Heart Doctors: 80% of Americans Say This Is Their Biggest Holiday Regret

Updated: Dec. 20, 2023

New data offers inspiration (and permission) not to let the shift in routine take you off course from what really matters this time of year.

Have the gifts shipped? Are they wrapped yet? Have we chosen cheeses and sides and desserts that will delight the crowd? There’s so much to manage this time of year that—joy? What joy? Oh, right: the holidays are supposed to be fun.

But new research shows that for many, they’re not. If the fact that Christmas is peak season for heart attacks doesn’t encourage you to think about your priorities right now, hopefully a new report will: According to the results of a survey published by the American Heart Association (AHA), a significant majority of Americans report that “during the holidays, they are so focused on creating special moments for others they overlook their own needs.”

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To promote its “Healthy for Good” initiative, which emphasizes the advantages of a healthy diet, exercise, and other wellness practices, the AHA partnered with Wakefield Research to conduct a survey during the holiday season of 2023. Involving 1,000 participants, the survey found that 63% of respondents rated the holiday season as more stressful than even tax time. Plus, the data demonstrate that a significant majority of individuals have serious regrets once the season comes to a close.

The primary reason for this holiday stress appeared to be that a considerable 79% of individuals did not prioritize their own health during this period. Approximately 69% admitted that their eating habits suffered, 64% found it challenging to allocate time for exercise, and a majority of 56% reported experiencing a reduction in the quality and quantity of their sleep.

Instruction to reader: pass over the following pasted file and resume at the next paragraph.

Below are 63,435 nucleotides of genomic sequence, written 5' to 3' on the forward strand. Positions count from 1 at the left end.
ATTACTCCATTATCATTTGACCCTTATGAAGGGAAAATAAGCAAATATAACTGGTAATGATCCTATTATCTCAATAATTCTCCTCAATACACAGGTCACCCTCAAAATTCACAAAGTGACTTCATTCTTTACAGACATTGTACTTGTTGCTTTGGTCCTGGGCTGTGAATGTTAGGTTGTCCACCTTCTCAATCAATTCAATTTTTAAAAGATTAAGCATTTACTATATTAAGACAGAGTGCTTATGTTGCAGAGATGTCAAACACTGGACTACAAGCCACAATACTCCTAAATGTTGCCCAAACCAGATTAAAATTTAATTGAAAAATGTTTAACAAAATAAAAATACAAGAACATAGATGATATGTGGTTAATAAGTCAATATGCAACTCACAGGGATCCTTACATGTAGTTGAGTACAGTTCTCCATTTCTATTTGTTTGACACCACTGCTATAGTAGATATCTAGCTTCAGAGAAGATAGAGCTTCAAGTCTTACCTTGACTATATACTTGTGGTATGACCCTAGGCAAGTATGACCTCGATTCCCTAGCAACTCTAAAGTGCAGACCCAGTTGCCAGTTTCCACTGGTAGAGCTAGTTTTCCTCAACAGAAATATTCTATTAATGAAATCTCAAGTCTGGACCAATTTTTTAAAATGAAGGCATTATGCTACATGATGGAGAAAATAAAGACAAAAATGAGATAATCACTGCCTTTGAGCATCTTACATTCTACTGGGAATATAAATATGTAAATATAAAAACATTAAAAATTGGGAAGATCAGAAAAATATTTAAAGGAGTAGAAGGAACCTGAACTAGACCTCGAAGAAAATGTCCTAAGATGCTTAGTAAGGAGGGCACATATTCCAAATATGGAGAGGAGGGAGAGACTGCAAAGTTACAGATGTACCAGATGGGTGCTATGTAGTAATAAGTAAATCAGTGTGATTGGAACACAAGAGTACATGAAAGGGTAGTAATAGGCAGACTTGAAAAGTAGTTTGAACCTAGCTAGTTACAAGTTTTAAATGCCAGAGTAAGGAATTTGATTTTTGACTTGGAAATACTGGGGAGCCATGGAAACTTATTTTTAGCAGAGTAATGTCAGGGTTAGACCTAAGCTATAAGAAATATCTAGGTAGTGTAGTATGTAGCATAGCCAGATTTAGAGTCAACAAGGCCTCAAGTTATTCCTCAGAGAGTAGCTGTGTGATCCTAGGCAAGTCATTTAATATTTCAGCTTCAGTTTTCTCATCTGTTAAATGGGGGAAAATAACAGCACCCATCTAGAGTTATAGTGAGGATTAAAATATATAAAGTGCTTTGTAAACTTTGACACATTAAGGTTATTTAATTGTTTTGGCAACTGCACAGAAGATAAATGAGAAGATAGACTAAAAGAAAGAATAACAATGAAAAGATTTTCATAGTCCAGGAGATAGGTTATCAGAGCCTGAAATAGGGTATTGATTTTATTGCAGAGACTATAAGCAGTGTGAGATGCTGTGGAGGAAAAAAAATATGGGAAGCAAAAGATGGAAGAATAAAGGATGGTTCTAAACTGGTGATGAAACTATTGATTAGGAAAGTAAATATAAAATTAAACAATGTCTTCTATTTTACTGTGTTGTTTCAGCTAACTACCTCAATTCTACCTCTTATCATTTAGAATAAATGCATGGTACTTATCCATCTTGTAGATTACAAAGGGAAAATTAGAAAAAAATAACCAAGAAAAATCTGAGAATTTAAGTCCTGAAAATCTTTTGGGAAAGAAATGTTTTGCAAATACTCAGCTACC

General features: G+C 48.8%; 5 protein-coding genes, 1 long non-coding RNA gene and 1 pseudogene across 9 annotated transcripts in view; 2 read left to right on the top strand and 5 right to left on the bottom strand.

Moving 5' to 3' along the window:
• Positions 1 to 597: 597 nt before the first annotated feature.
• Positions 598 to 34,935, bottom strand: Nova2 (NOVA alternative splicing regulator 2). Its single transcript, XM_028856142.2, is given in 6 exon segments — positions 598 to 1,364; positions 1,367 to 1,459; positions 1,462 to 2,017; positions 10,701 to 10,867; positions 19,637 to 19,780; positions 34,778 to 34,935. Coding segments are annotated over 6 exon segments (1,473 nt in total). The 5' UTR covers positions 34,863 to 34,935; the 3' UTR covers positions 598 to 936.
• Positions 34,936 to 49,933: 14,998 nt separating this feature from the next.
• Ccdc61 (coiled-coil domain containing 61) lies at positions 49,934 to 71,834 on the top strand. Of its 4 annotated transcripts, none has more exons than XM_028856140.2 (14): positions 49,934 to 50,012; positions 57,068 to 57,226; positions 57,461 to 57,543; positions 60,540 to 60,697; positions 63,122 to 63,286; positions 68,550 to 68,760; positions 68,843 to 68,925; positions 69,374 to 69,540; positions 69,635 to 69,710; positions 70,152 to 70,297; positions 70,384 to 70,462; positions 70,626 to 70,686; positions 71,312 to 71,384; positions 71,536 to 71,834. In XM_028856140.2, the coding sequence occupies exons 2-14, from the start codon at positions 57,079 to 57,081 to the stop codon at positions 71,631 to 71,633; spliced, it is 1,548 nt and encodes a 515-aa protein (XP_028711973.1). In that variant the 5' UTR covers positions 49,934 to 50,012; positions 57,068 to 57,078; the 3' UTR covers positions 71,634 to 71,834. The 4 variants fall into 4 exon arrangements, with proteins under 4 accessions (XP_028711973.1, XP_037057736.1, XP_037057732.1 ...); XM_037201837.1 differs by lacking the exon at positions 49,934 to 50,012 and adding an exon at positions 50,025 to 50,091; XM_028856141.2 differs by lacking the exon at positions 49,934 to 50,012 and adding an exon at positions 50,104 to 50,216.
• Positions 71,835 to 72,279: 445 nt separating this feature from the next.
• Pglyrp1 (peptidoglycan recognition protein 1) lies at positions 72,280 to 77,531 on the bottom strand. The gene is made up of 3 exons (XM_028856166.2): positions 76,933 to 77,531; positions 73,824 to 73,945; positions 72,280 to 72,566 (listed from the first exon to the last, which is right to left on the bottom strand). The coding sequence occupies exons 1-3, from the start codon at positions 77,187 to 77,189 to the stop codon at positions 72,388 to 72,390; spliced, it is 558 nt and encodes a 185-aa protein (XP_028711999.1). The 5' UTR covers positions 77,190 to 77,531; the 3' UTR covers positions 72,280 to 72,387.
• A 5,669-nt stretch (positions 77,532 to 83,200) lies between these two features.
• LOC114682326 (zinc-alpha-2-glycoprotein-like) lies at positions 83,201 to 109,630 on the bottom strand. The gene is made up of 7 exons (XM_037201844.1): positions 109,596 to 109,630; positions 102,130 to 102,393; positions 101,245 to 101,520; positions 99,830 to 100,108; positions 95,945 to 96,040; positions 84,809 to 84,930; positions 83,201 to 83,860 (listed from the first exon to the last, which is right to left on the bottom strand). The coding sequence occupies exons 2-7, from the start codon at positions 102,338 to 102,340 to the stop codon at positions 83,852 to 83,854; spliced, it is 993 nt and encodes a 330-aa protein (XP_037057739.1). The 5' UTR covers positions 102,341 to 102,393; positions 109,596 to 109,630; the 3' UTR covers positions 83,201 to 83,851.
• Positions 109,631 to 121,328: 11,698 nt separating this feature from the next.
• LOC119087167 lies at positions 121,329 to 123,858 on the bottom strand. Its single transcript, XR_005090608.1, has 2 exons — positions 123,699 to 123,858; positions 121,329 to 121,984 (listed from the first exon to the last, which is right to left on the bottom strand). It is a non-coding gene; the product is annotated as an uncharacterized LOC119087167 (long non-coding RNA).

Additionally, these holiday-induced stresses spilled over into the new year, with over half of the participants struggling to recover from the holiday season. Mothers, in particular, reported needing at least a month to catch up. No wonder we’re overwhelmed.

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Many also express regret they feel once the holiday season was over: An astonishing 79% admitted that they had tried so hard to make the holidays special for others that they had neglected their own needs. Furthermore, 71% lamented not taking the time to fully enjoy the season with friends and family. If you find yourself in any of these categories, consider this a wake-up call to manage your health during the holidays and grant yourself the freedom to enjoy them as well!

This neglect isn’t just a downer: It can be very dangerous, too, says Dr. Glenn N. Levine, M.D., FAHA, and past committee chair for the American Heart Association: “Chronic stress can negatively impact both your long-term mental and physical health in many ways if left unmanaged,” Dr. Levine said. “The holidays are an easy time to justify putting off healthy habits, but it’s important to manage chronic stress and other risk factors to stay healthy during the holiday season and into the New Year.” 

The AHA wants us to go to extra care around the holidays—a few techniques to keep your body and spirits tuned-up as the year winds down:

  • ask Grandma to watch the kids for half an hour while you get out for some exercise
  • grab healthy groceries to balance out the sweets, decadent sides, and baked Brie. A healthy pot of soup or a big salad with tuna, chicken or beans is a great way to fill up hours ahead of a party!
  • get adequate sleep—recent research found that eating a certain kind of fruit significantly helped sleep 
  • spend quality time with loved ones
  • practice short meditations
  • be mindful about alcohol consumption (that’s not to insist you should drink at all—but ask yourself whether you really want that next glass!)